Guest Blog: Recollections of a Providential Bibliohaven

Recollections of a Providential Bibliohaven

Guest Blog by FB&C reader, Martin J. Murphy of Richmond, Virginia

    Nick Mamatas' recent article in Fine Books Magazine about H.P. Lovecraft and Providence, Rhode Island, struck many chords with me. Both the city and the writer figure prominently in my life as a reader, book collector, and incurable biblioromantic.

    While I was a student at Brown University in the early 1970's, I shared Lovecraft's fascination with the peculiar character of College Hill, which remains today a remarkable time capsule of New England architecture and ambience, spanning three centuries. I was introduced to his writing while I was there, and promptly fused his atmospheric storytelling with my own experiences of that singular, mysterious, and slightly haunted neighborhood. Lovecraft loved the character of old Providence and wove it deeply into his stories, where detailed descriptions of the neighborhood streets, buildings, odors, and atmosphere run throughout. That, in turn, allows one to walk those streets, still very much as described in tales such as "The Case of Charles Dexter Ward", and pass directly into the stories themselves. Strolling along Benefit Street on a moonlit night is engaging enough; gazing up at The Shunned House at midnight, imagining its dark and sepulchral cellar secrets, bumps the experience up to a whole new level.

    Providence has further claims to a bookishly gothic character, having briefly been host to Edgar Allen Poe. Local lore says that Poe courted poet Sarah Whitman in amongst the headstones of St John's Church, just below Benefit Street, next door to Sarah's family home.  True or not, that legend has been enough to make the graveyard a regular haunt for like-minded readers of Lovecraft and Poe such as myself. (It is perhaps not altogether unfitting that the very first poem I memorized - in fourth grade - was "The Raven".)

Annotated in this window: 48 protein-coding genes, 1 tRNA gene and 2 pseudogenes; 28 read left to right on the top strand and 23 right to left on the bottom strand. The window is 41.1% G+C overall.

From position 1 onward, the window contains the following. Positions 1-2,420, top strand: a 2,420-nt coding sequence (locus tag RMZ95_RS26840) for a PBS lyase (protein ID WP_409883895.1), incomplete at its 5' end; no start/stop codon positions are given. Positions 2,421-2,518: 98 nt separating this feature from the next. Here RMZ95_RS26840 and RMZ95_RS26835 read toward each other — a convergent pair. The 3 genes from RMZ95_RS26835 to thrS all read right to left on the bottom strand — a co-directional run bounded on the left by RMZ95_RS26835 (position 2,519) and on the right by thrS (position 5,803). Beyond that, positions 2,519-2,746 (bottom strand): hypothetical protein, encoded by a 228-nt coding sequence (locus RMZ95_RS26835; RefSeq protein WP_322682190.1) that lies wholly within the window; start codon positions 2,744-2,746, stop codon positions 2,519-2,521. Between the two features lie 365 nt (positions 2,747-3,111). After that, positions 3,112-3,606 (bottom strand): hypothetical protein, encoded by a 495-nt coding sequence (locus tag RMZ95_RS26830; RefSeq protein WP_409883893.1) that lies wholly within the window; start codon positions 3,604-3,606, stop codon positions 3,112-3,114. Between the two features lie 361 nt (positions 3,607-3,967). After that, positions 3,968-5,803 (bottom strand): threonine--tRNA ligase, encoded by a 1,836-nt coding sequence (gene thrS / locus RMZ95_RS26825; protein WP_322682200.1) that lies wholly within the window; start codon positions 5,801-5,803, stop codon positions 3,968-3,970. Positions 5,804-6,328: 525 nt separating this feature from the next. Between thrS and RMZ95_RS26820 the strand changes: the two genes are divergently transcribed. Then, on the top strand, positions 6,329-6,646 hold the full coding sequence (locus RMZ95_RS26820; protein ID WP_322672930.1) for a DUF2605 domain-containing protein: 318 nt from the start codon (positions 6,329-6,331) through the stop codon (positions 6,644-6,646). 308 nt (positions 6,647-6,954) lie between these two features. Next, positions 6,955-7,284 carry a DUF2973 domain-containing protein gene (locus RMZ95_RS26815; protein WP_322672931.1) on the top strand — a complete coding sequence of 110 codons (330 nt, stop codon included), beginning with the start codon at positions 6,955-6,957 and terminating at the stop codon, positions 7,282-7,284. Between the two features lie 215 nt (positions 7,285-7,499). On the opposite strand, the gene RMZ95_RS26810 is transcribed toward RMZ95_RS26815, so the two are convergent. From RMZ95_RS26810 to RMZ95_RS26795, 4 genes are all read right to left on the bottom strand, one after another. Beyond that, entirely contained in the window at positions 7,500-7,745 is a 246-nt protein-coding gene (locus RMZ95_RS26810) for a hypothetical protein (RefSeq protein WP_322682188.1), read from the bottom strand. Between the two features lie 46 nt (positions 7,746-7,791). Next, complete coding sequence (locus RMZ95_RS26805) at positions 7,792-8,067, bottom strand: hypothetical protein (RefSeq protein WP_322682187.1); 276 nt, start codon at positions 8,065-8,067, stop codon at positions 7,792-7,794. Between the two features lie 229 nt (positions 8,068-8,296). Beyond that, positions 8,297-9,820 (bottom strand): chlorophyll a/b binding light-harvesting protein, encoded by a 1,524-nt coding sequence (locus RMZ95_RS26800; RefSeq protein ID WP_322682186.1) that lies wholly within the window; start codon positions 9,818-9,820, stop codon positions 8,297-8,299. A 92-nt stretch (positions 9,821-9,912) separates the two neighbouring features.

Poe also pursued his courtship of Mrs Whitman within the august environs of the Providence Atheneum. One can hear the librarian now: "Mr Poe! Either the whispering stops or I'm going to have to ask you and Mrs Whitman to leave!"

    During my college days there was a used bookstore in Providence called Dana's Old Corner Bookshop, downtown in an old commercial building, that had been in business for several decades. The shop was on the ground floor of the building, entered from street level down a few steps. It wasn't very big but had an eclectic collection including volumes that, for me at the time, were very old and arcane. That stoked my nascent book collecting instincts and I became a regular visitor.

    One day a nineteenth century set of DeQuincey's Works appeared in the shop - ten volumes bound in old half calf. It was fifteen dollars - almost a week's rent.  I had to have it, even though the pages were marred by a tide mark of waterstaining along the bottom. The proprietor (I've forgotten her name, but not her kindness) apologized for the waterstain and explained:  the set had been in the shop, up on a high shelf, when the great hurricane of 1938 flooded downtown Providence. It escaped, but just barely, as the floodwaters lapped at its bottom edges. The surviving stock had then been moved up to a storeroom on an upper floor, where the DeQuincey dried out and then rested quietly for nearly forty years before returning to the downstairs shop. Such were those days, when a bookseller's inventory moved at a more leisurely pace.